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Sunday, November 19, 2023

The 2023 Books Are Great Gifts Guide Is Here

Reprinted from auburnpub.com:

Thanksgiving Day is coming upon us and that means holiday gift shopping gets into full gear so it’s that time of year for the annual Books Make Great Gifts Guide. Books make great gifts- they always fit, are never the wrong color or size, and easy to wrap.

For your best friend whose television is tuned permanently to the Hallmark Channel this month, Sarah Morgan’s The Book Club Hotel has a charming Vermont boutique hotel setting at Christmas, best friends, and a romance. 

Jenny Colgan’s The Christmas Bookshop is set in lovely Edinburgh, Scotland and centers on a young woman determined to save the bookshop where she is employed from being purchased and turned into a tacky tourist shop. 


Mary Kay Andrews’ annual holiday book Bright Lights, Big City takes place in New York City as a brother and sister come up from North Carolina to sell their family’s Christmas trees in Greenwich Village in New York City and save the family business. 

For your sister who loves true crime podcasts and fictional mysteries and thrillers, Jessica Knoll’s novel Bright Young Women tells the story of two women connected to the crimes of real life killer Ted Bundy. 

Tess Gerritsen starts a terrific new thriller series with The Spy Coast, where a few retired CIA spies have settled in a small town in coastal Maine. When one of them is threatened by someone from her past, the spies bond together to save the day.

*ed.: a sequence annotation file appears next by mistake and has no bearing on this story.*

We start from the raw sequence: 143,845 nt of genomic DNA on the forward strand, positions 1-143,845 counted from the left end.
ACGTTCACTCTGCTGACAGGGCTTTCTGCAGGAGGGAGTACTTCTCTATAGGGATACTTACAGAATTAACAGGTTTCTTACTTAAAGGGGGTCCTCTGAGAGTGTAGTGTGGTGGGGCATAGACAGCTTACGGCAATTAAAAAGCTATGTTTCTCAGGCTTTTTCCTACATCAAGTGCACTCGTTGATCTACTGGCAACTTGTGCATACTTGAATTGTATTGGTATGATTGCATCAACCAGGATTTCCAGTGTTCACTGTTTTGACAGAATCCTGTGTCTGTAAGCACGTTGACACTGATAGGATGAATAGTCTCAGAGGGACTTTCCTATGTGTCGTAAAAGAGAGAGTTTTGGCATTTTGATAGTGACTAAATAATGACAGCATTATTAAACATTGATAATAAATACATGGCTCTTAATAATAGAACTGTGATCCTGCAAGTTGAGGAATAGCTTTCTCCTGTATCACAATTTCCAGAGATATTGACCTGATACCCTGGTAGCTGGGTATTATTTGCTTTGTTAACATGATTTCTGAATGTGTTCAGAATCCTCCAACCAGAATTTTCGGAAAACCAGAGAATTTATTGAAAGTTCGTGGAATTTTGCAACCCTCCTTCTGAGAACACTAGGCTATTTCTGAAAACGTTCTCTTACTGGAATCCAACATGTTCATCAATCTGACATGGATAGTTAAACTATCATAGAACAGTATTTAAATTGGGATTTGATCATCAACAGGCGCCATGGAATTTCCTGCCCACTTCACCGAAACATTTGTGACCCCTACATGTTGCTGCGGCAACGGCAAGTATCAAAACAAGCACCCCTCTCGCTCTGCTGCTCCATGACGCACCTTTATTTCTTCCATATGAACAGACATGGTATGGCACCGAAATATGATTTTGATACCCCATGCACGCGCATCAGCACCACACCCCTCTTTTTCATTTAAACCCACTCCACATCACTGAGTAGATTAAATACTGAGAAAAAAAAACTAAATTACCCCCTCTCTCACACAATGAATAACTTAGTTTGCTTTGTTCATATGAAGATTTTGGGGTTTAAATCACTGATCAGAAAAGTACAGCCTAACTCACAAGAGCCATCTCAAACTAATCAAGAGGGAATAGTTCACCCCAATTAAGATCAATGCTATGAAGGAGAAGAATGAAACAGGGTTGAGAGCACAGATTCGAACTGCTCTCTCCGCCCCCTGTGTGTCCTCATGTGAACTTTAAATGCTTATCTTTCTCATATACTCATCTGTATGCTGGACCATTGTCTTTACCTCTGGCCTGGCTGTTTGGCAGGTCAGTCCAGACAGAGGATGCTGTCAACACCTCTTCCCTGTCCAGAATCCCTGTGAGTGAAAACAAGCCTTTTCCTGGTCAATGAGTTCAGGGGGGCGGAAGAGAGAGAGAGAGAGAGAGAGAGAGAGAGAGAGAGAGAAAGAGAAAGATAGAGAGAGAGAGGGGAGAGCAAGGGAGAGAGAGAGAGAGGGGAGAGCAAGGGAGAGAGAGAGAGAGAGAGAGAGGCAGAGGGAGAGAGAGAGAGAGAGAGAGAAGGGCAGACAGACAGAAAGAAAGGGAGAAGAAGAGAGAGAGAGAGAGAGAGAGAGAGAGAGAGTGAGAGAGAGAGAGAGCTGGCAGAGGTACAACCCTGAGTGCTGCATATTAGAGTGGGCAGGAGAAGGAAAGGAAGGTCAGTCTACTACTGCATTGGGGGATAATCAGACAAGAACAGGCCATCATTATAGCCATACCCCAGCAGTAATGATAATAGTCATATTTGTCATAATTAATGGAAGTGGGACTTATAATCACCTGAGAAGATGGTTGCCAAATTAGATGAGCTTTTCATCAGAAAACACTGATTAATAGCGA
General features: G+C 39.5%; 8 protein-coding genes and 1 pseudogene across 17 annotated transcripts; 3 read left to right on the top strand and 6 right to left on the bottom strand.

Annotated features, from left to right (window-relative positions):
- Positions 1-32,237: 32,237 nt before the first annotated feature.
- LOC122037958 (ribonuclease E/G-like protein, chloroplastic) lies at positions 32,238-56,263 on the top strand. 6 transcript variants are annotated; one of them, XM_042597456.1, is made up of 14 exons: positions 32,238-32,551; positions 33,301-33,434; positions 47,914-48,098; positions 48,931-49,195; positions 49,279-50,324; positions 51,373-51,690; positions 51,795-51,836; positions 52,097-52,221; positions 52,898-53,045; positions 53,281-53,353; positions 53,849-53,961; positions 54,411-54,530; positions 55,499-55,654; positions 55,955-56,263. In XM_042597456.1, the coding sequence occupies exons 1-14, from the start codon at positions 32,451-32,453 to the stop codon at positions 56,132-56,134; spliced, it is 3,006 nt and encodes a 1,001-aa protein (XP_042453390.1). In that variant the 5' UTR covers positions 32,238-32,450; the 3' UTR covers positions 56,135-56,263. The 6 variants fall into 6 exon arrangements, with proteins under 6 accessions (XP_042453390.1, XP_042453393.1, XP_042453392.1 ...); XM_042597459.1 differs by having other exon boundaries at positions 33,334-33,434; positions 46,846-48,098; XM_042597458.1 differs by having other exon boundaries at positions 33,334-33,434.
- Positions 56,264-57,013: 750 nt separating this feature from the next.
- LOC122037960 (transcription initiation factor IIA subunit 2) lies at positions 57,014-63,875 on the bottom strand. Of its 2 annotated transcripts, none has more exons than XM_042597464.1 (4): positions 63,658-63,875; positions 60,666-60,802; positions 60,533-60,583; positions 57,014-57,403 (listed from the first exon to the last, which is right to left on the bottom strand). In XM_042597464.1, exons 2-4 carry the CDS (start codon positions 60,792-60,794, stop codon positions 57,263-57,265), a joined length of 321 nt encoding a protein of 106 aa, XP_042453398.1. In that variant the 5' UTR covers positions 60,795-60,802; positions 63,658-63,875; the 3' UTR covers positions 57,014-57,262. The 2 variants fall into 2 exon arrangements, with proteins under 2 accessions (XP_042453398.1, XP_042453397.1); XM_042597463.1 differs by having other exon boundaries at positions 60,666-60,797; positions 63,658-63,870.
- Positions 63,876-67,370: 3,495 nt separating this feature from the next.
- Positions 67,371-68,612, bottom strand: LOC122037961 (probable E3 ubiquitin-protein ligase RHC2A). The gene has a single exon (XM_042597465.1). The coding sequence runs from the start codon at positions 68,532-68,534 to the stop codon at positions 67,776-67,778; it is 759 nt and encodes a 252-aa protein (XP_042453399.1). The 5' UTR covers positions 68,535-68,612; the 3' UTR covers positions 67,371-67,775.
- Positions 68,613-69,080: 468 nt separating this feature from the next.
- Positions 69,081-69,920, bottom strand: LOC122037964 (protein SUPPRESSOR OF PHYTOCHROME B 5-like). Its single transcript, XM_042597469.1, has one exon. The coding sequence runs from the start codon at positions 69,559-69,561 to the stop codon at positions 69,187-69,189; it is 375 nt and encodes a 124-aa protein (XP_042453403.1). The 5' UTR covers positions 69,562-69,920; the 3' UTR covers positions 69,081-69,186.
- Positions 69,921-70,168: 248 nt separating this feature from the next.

For your aunt who likes to read historical fiction and recently binged the miniseries All the Light We Cannot See, Kelly Rimmer’s The Paris Agent is a tense novel about ordinary British women who become undercover spies in WWII France, and the price they pay to try and save the world. 

Turning to Nonfiction, for your uncle the history buff, David Grann, author of Killers of the Flower Moon, has a new book, The Wager about a shipwreck, mutiny, and murder in 1740. It’s gotten rave reviews. 

Rachel Maddow’s new book Prequel has been getting a lot of buzz. It tells the true tale of Nazis sympathizers who infiltrated power positions in Congress, media, and religion in the United States in the lead up to WWII. 

Moving up chronologically, Loren Grush’s The Six is about the first six women in NASA’s space shuttle program in the 1960s and 1970s. This one is for your niece who read Hidden Figures.

Speaking of the 1970s, Henry Winkler’s fascinating memoir Being Henry takes him from his childhood through his breakout role as the Fonz on the TV hit “Happy Days’ through his struggle with dyslexia to his Emmy-winning role on HBO’s “Barry’ and more. This one will be a great gift for so many people on your holiday list. 

“General Hospital” heartthrob, Uncle Jesse on “Full House” star, and perpetually youthful-looking John Stamos has a memoir out as well that will appeal to fans of his many years in popular culture titled If You Would Have Told Me. 

For the person who loves to be creative in the kitchen, there are two good cookbooks out. Natasha’s Kitchen by popular blogger Natasha Kravchuk has 100 “family-friendly and foolproof” recipes, including some from her native Ukraine.  

Molly Baz shares her motto More is More in her cookbook that is great for cooks of all skill levels. Molly believes in intuitive cooking not so much in exact measurements. 

 Fans of The Games of Thrones have their next read in Rebecca Yarros' two novels

 Fourth Wing and Iron Flame.  

For Young Adults, Rebecca Ross’ Divine Rivals is a popular fantasy one, the first book in her Letters of Enchantment series. 

Jenny Han’s The Summer I Turned Pretty trilogy has been repackaged in a three-book set for those who love the Prime series it is based on.